In the author note to my picture book, I mentioned that this folktale is an example of “The Girl as Helper in the Hero’s Flight,” tale type#313 in the Aarne-Thompson index. Here is a further discussion of that tale type, taken from an earlier and longer version of my note.
The information comes mostly from The Folktale, by Stith Thompson, Holt, Rinehart and Winston, 1946, pages 87–90. The story section I mention in regard to the motif “The Forgotten Fiancée” was removed from the final version of my retelling, but can be found on my Web site as a deleted scene.
“The Girl as Helper” provides a good example of the mix-and-match construction of many folktales. It consists of several distinct sections, each built around a popular “motif.” Within this general structure lies the potential for great variety.
Any of several beginnings may be used. For instance, the story may start with the motif “The Swan Maiden,” in which the hero prevents an enchanted maiden from regaining her animal form until she promises to marry him. Other times, as in “Master Maid,” there is only minimal introduction. In my adaptation, I’ve chosen to add thematic material at this point.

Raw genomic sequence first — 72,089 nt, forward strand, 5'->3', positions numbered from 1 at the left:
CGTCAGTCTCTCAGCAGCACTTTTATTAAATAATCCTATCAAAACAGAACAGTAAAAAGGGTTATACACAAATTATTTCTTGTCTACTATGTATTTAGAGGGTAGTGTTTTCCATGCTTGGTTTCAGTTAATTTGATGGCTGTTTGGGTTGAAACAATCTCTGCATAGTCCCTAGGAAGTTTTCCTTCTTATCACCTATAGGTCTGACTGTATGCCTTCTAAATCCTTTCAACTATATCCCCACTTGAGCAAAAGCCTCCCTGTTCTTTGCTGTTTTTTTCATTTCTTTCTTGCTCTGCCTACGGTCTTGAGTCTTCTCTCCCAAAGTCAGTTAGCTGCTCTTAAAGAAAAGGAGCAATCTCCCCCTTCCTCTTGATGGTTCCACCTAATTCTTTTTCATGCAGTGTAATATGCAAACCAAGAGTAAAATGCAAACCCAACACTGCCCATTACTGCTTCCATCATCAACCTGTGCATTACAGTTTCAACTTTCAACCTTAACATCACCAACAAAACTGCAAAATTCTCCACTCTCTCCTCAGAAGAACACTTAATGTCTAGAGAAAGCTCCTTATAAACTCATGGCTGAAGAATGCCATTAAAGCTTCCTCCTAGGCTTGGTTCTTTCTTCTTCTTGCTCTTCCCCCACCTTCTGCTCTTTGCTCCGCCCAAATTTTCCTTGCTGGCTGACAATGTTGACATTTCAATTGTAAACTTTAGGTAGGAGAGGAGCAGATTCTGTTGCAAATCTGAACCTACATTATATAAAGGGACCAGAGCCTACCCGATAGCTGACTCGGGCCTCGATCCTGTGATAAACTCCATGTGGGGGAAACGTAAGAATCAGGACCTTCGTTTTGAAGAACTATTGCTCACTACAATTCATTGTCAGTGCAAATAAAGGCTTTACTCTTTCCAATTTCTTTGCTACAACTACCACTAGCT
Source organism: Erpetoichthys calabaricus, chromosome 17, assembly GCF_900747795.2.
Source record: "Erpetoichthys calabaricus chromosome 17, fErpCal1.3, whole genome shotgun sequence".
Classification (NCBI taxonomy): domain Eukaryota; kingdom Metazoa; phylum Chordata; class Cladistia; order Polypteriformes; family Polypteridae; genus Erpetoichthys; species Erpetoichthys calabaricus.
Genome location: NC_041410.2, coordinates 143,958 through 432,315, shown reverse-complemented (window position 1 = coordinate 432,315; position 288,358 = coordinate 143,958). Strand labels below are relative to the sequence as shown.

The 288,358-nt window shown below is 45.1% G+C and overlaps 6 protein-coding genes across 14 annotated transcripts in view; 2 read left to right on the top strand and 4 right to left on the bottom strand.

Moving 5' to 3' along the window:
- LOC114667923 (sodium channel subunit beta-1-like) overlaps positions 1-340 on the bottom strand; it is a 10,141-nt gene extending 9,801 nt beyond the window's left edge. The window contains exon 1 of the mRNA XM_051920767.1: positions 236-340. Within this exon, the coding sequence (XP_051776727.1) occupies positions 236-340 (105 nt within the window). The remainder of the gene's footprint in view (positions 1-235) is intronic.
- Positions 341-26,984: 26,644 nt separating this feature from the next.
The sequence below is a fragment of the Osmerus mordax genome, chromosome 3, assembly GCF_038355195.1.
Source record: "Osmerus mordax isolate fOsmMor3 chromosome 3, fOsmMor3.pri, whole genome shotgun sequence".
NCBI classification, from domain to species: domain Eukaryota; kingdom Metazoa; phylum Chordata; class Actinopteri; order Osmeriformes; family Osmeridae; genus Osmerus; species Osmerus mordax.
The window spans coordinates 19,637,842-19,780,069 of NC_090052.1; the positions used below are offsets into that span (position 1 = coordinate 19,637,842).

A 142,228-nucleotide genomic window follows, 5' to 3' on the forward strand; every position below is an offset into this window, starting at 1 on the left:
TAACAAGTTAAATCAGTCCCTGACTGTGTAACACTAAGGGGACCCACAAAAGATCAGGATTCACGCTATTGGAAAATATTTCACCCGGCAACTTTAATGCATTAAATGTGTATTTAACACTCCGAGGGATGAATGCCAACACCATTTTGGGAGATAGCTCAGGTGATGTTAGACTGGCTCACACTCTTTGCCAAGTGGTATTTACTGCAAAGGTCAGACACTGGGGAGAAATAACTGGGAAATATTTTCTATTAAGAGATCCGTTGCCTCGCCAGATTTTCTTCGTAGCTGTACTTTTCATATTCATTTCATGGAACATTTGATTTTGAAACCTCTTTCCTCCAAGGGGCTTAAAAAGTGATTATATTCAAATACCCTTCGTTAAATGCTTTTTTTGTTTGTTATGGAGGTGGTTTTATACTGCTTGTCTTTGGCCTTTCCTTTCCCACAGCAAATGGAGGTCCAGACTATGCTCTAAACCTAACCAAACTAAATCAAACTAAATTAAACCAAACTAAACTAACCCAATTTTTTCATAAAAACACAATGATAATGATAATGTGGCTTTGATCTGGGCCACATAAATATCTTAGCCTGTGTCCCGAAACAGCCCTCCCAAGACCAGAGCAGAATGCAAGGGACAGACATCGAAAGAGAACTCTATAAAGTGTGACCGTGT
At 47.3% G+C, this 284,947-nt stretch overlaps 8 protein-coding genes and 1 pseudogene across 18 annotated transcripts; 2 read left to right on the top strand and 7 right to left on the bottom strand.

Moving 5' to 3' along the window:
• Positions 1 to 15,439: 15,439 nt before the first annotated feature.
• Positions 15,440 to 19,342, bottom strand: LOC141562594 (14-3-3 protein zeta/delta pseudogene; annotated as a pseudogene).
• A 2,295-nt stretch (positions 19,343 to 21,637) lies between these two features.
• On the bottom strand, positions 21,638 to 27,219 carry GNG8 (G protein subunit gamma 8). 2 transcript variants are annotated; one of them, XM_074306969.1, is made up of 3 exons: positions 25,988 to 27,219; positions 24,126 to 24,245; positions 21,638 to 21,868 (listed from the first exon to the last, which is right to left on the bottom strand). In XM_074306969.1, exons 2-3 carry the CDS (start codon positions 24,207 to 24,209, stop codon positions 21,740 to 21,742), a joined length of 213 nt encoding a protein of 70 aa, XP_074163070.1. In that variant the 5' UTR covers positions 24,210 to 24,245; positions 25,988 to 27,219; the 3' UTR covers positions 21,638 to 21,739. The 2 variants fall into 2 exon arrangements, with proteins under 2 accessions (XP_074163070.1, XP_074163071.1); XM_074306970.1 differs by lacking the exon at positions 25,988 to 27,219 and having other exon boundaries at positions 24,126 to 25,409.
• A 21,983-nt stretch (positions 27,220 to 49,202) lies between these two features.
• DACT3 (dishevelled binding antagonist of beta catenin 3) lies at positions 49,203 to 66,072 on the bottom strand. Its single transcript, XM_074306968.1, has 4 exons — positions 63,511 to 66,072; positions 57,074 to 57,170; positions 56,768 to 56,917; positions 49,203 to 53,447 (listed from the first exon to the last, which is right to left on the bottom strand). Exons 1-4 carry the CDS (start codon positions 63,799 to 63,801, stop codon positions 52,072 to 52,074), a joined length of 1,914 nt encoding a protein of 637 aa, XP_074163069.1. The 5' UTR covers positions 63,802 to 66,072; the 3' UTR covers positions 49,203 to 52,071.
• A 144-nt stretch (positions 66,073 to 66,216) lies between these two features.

In the next section, the villain sets three all-but-impossible tasks for the hero, who accomplishes them with the heroine’s help. This motif is often called “The Son-in-Law Tasks,” because in most versions the villain is the father of the heroine. (In “Master Maid,” the relationship between the troll and the girl is tantalizingly obscure.)
Next, the hero and the heroine flee, while blocking the villain’s path with three magical objects. This is “The Obstacle Flight.” Some versions instead use “The Transformation Flight,” in which the two evade capture by transforming themselves into pairs of objects—for example, a thorny hedge and a rose. In “Master Maid,” The Obstacle Flight is abbreviated to one obstacle, but I have filled out this portion with two other common ones.
Finally comes the “The Forgotten Fiancée” motif. The hero breaks a taboo and forgets the heroine, who then restores his memory in any of a number of ways. Historically, this motif is a late addition, so not all versions include it. In “Master Maid,” though, this section is particularly long and complex. For my adaptation, I have shortened and simplified it considerably, bringing it more in line with how it appears in other versions. I have also borrowed from another version a more logical and satisfying device for the final jogging of the prince’s memory.